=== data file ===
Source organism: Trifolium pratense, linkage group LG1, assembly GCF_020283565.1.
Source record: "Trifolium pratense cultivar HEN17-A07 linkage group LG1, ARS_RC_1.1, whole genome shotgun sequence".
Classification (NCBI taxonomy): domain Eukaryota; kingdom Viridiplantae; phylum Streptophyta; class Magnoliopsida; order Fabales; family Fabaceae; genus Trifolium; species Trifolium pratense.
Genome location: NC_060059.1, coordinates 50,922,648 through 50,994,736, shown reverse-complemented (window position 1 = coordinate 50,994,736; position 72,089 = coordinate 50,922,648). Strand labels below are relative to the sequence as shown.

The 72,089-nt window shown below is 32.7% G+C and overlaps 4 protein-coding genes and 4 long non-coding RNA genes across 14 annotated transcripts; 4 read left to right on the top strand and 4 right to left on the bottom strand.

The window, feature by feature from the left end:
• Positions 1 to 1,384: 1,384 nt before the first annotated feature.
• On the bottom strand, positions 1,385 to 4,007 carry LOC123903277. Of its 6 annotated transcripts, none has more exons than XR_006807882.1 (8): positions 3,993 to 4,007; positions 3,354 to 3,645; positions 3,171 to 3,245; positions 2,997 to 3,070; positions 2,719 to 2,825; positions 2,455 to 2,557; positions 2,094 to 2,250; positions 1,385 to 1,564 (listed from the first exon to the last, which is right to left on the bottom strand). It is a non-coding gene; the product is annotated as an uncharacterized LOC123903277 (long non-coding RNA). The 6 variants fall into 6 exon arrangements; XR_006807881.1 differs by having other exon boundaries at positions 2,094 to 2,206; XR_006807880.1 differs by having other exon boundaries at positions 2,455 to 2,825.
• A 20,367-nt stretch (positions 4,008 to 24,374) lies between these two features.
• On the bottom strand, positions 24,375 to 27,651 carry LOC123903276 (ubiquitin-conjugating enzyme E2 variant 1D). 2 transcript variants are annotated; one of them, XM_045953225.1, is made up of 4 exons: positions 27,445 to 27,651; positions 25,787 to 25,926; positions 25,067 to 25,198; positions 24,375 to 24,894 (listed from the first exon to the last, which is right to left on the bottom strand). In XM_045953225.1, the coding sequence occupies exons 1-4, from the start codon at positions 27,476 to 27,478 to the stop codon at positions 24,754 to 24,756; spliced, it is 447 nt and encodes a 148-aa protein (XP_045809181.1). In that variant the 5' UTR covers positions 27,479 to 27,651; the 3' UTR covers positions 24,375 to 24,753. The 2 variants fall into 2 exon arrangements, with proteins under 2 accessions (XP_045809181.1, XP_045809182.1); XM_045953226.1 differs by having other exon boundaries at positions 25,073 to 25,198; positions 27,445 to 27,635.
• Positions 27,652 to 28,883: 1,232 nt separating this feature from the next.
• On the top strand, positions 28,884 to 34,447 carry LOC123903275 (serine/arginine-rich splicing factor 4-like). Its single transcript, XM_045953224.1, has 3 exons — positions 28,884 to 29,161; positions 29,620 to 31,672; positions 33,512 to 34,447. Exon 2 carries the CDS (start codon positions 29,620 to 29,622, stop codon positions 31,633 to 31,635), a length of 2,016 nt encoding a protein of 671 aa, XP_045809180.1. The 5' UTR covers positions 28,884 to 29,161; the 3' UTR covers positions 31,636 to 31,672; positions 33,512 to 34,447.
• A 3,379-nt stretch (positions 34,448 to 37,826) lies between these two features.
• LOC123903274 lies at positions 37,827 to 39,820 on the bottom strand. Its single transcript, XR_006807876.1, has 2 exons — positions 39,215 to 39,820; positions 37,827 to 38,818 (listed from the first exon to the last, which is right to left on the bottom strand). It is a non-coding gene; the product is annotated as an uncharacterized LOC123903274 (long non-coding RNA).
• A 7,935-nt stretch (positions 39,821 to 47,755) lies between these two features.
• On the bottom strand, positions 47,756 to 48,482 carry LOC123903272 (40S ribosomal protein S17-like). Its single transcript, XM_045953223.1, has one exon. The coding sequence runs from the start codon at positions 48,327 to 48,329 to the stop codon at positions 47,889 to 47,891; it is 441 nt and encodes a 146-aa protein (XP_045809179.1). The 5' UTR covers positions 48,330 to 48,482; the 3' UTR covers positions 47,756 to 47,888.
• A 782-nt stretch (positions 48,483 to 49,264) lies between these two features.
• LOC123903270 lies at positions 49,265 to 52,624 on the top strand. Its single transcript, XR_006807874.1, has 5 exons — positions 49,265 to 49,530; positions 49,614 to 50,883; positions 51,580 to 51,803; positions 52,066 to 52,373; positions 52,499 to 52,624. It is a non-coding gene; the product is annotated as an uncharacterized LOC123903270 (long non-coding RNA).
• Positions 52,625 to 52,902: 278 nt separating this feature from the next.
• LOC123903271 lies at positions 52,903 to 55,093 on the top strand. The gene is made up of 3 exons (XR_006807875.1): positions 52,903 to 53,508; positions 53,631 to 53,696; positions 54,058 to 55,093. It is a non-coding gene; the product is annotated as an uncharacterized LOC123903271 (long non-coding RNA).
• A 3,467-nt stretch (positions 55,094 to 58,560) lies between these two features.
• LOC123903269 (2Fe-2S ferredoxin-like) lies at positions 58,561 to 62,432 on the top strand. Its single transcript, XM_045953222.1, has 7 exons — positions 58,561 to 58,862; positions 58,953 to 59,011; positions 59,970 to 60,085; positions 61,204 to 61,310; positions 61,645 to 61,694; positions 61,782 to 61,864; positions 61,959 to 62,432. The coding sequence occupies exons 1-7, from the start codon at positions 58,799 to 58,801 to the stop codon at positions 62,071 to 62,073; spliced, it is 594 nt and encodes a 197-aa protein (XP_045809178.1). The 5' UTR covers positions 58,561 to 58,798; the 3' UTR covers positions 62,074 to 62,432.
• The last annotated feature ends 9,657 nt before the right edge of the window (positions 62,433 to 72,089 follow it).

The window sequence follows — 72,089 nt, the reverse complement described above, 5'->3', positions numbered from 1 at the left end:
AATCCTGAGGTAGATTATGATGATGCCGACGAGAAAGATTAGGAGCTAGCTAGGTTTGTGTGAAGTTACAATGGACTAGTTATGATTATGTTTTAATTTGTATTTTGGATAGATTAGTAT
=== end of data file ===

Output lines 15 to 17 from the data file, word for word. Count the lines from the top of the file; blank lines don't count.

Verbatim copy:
• A 7,935-nt stretch (positions 39,821 to 47,755) lies between these two features.
• On the bottom strand, positions 47,756 to 48,482 carry LOC123903272 (40S ribosomal protein S17-like). Its single transcript, XM_045953223.1, has one exon. The coding sequence runs from the start codon at positions 48,327 to 48,329 to the stop codon at positions 47,889 to 47,891; it is 441 nt and encodes a 146-aa protein (XP_045809179.1). The 5' UTR covers positions 48,330 to 48,482; the 3' UTR covers positions 47,756 to 47,888.
• A 782-nt stretch (positions 48,483 to 49,264) lies between these two features.